Pre Zefiro works a spell on a youth whom he finds eating figs in his garden.
IT has often been said, dearest
ladies, that there are mysterious virtues abiding in words, and in herbs,
and in stones; but stones assuredly may be held to excel both herbs
and words in persuasive powers, as you will clearly see by this little
tale of mine.
There once lived in the city of Bergamo a miserly priest, called Pre Zefiro, who by common report was said to be possessed of great wealth. This man had a garden situated beyond the city walls, near the gate which is called Penta. This same garden was surrounded in such a manner by walls and ditches that neither man nor beast could enter there in, and it was well planted with fruit trees of every kind, and amongst others there was a great fig-tree with branches spreading on all sides, and laden every season with beautiful and excellent fruit, of which the priest was wont to partake every year with all the gentlemen and notables of the city. These figs were of a mixed colour, between white and purple, and they dropped tears of juice which were like honey. So precious were they, that they were always care fully guarded by watchmen. One night, when by chance the guardians were not on the watch, a youth clambered up into this fig-tree, and, having chosen the ripest figs, silently set to work to stow them away in their skins, just as they were, in the storehouse of his belly.
Pre Zefiro, having suddenly remembered that there were no watchmen in his garden, flew thither, and straightway saw the fellow sitting in the tree and eating figs at his leisure. Whereupon the priest began to beg him to come down, but as he took no heed of his words, Pre Zefiro threw himself on his knees and conjured him by heaven, by the earth, by the planets, by the stars, by the elements, and by all the sacred words which are written in the Scriptures, to come down from the tree; but still the youth ate steadily on. Pre Zefiro, seeing that he gained no advantage what ever by these adjurations, gathered certain herbs which grew round about in the garden, and once more conjured the fellow by the virtue which dwelt therein to come down, but he only clambered up higher so that he might fill himself with greater ease. Then the priest spake as follows: 'It is written that in words, and in herbs, and in stones, there are hidden virtues. I have conjured you by the first two, and they have availed nothing to bring you down out of the tree, now by virtue of the third I once more conjure you to come down to the ground.' So straightway he began to hurl stones at the thief with great rancour and fury, smiting him now on the arm, now on the leg, now on the spine; so that at last the youth, swollen and bethumped and bruised as he was on account of the frequent blows he had received, was obliged to come down from his perch. Then he took to flight, having first given back to Pre Zefiro all the figs which he had stowed away in his bosom. And thus stones proved themselves to be more potent as instruments of exorcism than either words or herbs.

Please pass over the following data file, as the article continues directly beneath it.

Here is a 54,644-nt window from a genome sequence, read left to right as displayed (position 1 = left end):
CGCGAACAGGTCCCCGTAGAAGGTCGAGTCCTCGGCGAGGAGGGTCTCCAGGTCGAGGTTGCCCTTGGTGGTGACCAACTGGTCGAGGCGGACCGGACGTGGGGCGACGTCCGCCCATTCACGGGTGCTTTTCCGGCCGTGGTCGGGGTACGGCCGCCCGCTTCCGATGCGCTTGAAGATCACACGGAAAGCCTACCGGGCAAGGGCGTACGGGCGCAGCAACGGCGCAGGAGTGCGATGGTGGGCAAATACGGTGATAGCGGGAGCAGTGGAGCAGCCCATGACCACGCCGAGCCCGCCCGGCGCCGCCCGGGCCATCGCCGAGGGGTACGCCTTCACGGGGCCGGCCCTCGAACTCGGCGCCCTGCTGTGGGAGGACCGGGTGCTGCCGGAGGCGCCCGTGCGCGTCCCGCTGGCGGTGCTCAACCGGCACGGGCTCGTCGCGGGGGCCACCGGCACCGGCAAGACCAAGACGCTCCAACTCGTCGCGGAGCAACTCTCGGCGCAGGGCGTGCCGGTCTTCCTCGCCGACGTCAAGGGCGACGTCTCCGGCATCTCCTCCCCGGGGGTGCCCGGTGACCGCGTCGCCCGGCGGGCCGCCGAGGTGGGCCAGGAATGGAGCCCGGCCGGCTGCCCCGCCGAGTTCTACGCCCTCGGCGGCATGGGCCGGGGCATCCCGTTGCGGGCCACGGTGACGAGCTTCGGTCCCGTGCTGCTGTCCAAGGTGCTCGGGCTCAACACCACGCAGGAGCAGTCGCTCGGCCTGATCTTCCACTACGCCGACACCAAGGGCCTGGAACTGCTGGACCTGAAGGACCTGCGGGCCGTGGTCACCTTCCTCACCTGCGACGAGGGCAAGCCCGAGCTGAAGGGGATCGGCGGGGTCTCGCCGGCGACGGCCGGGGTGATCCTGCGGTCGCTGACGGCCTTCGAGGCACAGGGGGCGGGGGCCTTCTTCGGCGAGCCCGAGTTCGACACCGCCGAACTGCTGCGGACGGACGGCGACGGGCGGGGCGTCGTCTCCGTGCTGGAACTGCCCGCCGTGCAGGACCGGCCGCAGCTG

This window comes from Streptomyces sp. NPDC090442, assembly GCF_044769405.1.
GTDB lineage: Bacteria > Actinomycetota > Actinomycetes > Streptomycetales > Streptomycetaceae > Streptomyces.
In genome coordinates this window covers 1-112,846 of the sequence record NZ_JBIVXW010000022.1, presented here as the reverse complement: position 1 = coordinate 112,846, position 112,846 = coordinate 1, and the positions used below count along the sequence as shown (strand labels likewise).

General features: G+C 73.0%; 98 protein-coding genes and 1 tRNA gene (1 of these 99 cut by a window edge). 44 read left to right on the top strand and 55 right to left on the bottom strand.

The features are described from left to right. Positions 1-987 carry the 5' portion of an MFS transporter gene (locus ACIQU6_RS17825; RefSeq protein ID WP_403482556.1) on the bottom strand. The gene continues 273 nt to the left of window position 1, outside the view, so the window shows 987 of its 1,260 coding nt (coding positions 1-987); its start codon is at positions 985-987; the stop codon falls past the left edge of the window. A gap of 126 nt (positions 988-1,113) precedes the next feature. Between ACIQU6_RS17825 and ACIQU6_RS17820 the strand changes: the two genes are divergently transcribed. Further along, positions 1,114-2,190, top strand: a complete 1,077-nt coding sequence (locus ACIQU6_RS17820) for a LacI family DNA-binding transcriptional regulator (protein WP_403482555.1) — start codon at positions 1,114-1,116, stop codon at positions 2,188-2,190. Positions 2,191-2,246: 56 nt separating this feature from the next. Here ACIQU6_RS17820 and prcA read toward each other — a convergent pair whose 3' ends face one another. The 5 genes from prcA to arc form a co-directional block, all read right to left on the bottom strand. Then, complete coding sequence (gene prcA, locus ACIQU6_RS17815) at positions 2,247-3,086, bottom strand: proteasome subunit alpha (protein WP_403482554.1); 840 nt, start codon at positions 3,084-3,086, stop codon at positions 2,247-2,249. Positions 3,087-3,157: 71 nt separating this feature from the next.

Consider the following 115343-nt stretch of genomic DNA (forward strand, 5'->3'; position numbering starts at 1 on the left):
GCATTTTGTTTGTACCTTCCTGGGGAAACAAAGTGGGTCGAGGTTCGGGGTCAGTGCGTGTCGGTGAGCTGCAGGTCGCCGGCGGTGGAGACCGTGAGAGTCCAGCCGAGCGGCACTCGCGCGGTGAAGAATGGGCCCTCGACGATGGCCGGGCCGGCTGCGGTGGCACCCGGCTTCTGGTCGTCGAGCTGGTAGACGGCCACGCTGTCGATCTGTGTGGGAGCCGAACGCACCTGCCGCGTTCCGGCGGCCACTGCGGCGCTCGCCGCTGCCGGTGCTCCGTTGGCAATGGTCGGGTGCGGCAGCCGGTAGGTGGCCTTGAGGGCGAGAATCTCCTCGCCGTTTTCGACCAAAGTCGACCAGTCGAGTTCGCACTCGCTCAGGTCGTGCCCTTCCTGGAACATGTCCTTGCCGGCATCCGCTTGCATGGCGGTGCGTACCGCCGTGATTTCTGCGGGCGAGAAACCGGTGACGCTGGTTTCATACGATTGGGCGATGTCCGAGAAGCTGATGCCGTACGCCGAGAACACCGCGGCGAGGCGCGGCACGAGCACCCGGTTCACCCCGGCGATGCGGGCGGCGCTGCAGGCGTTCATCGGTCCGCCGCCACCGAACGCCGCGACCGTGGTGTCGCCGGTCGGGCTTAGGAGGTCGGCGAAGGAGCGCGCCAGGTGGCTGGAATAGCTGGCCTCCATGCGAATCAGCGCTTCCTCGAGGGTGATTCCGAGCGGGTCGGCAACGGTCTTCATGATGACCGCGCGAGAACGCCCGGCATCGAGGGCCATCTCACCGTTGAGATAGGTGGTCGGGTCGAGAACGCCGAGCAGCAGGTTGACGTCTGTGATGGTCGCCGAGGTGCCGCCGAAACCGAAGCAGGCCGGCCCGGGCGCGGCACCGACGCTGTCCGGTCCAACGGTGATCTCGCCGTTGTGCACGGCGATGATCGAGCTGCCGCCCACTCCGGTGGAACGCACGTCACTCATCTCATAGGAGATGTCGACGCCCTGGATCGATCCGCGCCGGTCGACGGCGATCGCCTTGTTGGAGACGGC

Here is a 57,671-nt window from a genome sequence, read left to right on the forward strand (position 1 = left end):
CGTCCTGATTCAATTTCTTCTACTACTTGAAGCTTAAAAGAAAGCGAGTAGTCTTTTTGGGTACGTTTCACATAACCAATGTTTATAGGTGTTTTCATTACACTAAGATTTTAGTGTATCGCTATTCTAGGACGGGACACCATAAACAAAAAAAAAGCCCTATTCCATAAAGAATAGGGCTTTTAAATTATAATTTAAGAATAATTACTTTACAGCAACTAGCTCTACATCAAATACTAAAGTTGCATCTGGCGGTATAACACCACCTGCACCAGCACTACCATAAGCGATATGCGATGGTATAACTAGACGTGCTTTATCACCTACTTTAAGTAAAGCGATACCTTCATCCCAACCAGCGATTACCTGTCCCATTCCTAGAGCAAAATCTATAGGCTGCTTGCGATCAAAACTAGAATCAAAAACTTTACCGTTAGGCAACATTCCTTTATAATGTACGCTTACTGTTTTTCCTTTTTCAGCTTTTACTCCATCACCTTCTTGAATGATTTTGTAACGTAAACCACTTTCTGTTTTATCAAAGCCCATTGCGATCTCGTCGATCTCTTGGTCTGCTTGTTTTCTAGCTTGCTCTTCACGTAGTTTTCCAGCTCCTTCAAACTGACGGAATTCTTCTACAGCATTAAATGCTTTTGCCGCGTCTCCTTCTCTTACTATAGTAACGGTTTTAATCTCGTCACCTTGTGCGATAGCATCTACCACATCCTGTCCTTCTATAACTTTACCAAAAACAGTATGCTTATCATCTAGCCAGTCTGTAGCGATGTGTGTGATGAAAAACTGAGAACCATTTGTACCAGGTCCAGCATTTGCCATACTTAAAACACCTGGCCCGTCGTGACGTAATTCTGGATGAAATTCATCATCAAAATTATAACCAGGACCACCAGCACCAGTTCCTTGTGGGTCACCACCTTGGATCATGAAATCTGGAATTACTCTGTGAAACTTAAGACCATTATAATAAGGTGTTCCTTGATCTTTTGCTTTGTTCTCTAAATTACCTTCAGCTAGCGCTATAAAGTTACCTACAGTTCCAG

Eritrea had no sooner come to the end of her brief story than the Signora bade her to follow it up with her enigma, so without further delay she spake as follows:
Gallant knights and ladies gay,
All the listeners were mightily perplexed over this cunningly-devised enigma propounded by Eritrea, and no one knew what answer to give. But the Signora pressed each one to give an opinion, and one gave preference to the narrow and well tied, another to the turn which comes early, and another that of the first watches of the night. Nevertheless not one of them understood the true signification of the riddle. Wherefore Eritrea, when she saw their want of agreement, said: 'It does not seem right that my gracious hearers should remain any longer in doubt, so I will say at once that the thing which is bound close and tight is the scurf on the skin, which, if one wants to be cured of it, must be doctored and tied up tightly with bandages. The thing which causes a man to leave his bed in the night is the flux, since one suffering therewith must needs find relief. The last named, which touches one in the evening hour, is the troublesome itch, which, when night is coming on, heats the blood, and causes such intolerable irritation that one with it upon him is fain to tear his flesh with his teeth, as did the widow's son in the learned and elegant story we have lately heard from Cateruzza.'
The ingenious explanation set forth by Eritrea to her very knotty riddle gave universal satisfaction, and when the listeners had all taken leave of the Signora, the hour being now late, they went their several ways, under promise to return the next evening to their wonted place of meeting.
THE END OF THE SIXTH NIGHT
Straparola, Giovanni Francesco. The Facetious Nights by Straparola. W. G. Waters, translator. Jules Garnier and E. R. Hughes, illustrators. London: Privately Printed for Members of the Society of Bibliophiles, 1901. 4 volumes.